I got out of the truck, and walked back to the end of my trailer, and waited, crossing my arms in defiance, and searing the laser-like heat of my gaze on that driver. He paused...and then he drove across the grass onto the service road...as far away from me as he could be, to get away from my anger. I toyed with following him off the highway (my truck WAS four wheel drive, after all), to whatever destination he might go, and beating the living daylights out of him for almost killing me, and nearly taking MY future away. I didn't...but I really wanted to. TEOTWAWKI can make you want to do that too.
6. Will there ever be a TEOTWAWKI?
Pretty much...yep. There will be. For each and every one of us. Will we survive it? Doing nothing now sort of answers that question for us. Figuring out what might be coming down the pike in our direction is what smart people do. For example, here's a news story from 12/11/12.
US intelligence study sees possible fight ahead over water, food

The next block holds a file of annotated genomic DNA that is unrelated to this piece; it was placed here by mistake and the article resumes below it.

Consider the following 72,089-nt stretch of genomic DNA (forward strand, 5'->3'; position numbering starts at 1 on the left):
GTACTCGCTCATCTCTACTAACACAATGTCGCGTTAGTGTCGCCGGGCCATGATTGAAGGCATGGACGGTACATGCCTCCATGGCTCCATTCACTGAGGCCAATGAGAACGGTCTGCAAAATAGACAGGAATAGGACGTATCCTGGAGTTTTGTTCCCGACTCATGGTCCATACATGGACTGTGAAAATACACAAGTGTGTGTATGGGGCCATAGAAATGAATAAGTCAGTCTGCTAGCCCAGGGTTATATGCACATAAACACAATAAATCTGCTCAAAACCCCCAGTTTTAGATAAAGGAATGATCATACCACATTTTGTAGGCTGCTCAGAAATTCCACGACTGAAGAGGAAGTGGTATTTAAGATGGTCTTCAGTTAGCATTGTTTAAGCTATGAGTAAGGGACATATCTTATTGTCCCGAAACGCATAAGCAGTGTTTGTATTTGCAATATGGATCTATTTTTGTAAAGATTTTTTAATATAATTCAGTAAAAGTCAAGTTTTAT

Nearly two-thirds of the world's population will live in cities by 2030, with most people middle class, connected by technology, protected by advanced health care and the United States and China perhaps cooperating to lead the way. That's the best-case scenario in a report, Global Trends 2030, released Monday by the U.S. government's National Intelligence Council.
In the worst-case scenario, the rising population leads to conflict over water and food, especially in the Mideast and Africa, and the instability contributes to global economic collapse.
The study is the intelligence community's analysis of where current trends will take the world in the next 15 to 20 years, intended to help policymakers plan for the best and worst possible futures.